Central Counterparty Clearing
Central counterparty clearing (or "clearing") is a way of reducing a client’s credit exposure. For example, when a client enters into a trade with us in a centrally cleared market, we’ll enter into a back-to-back transaction with the clearing house. This mirrors the terms of our trade with the client and in line with this, we use part or all of the client’s margin requirement to post margin to the clearing house.
Centrally Cleared Markets
This means that when you enter into a trade in respect of that market, that trade will be "cleared" through a clearing house.
Centrally Cleared Trades
These are trades that are sent through to a clearing house, which acts as a central counterparty, and assumes the counterparty risk to trades which are registered with it. By doing this, it underpins many important financial markets.
Client Money Pool
A general pool of client money held for all the firm’s clients for whom we receive or hold client money. (This is in accordance with CASS 7.1.1.A R)
Contract for Difference
Person who analyses markets with the use of charts
A clearing house is an organisation that takes on the counterparty risk to trades that are registered with it and therefore underpins many important financial markets.
The price at which a product was traded to close the open position. Also refers to the price of the last transaction in a days trading session
Contingent if done order
Instructions you give us to attach a stop loss and/or limit order to your opening order if it is triggered and filled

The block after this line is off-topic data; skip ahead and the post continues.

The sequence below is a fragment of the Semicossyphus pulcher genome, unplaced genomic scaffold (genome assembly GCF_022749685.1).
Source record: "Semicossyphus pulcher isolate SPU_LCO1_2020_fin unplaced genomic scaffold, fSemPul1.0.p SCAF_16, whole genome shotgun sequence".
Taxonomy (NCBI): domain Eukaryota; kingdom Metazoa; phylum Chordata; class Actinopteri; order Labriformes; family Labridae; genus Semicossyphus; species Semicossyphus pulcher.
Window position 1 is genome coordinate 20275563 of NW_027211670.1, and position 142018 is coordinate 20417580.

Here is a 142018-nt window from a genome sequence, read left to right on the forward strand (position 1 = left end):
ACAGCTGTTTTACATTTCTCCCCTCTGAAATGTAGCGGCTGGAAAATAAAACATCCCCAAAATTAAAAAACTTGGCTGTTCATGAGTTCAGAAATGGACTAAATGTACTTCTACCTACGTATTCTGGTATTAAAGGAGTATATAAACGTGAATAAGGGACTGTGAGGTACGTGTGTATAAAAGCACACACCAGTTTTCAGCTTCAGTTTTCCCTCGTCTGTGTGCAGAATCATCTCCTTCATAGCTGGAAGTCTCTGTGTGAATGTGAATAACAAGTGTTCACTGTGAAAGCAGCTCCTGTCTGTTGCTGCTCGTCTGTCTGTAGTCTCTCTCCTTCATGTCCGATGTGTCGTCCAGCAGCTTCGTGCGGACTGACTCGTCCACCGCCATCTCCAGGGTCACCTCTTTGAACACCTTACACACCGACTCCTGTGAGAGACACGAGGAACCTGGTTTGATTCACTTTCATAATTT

The confirmation of your trade describing the market, the unit of trading, the action (buy or sell), the price and the expiry date
Cost of Carry
The interest intrinsic in our share futures prices, excluding any dividends payable during the contract period
Consumer Price Index, used as a measure of inflation
Foreign exchange rate between two currencies other than the US dollar
A financial future contract for the delivery of a specified foreign currency
Daily Funded Trade (DFT)
A Daily Funded Trade (DFT) is typically a short term spread bet with some of the tightest spreads on offer. Daily Financing and dividends are not included in the calculation of Our Price but appear as separate charges or credits to your account. Each DFT has a long term settlement date. As with all spread bets, profits and losses are crystallised only when you close or partially close the trade.
Opening and closing of a position in the same contract in one day
To remove a stock's listing on an exchange
The sale of a futures contract may require the seller to deliver the commodity during the delivery month, if the short position is not offset prior to that time
Date by which a seller must fulfil the obligations of a forward or futures contract
The ratio of the change in price of an option to the change in price of the underlying asset
A financial contract whose value is based on or derived from, a traditional security (such as a stock or bond), an asset or a market index
Portion of a company's earnings paid to stockholders. Tradefair clients who have buy positions in share contracts are not entitled to dividend payments
Double Witching Day
The last trading day before expiry of options and futures on the same underlying asset
European Central Bank
Exchange Delivery Settlement Price. Used by many markets to arrive at the Expiry Price
Date at which a contract will be expired. Not to be confused with Last Day of Trading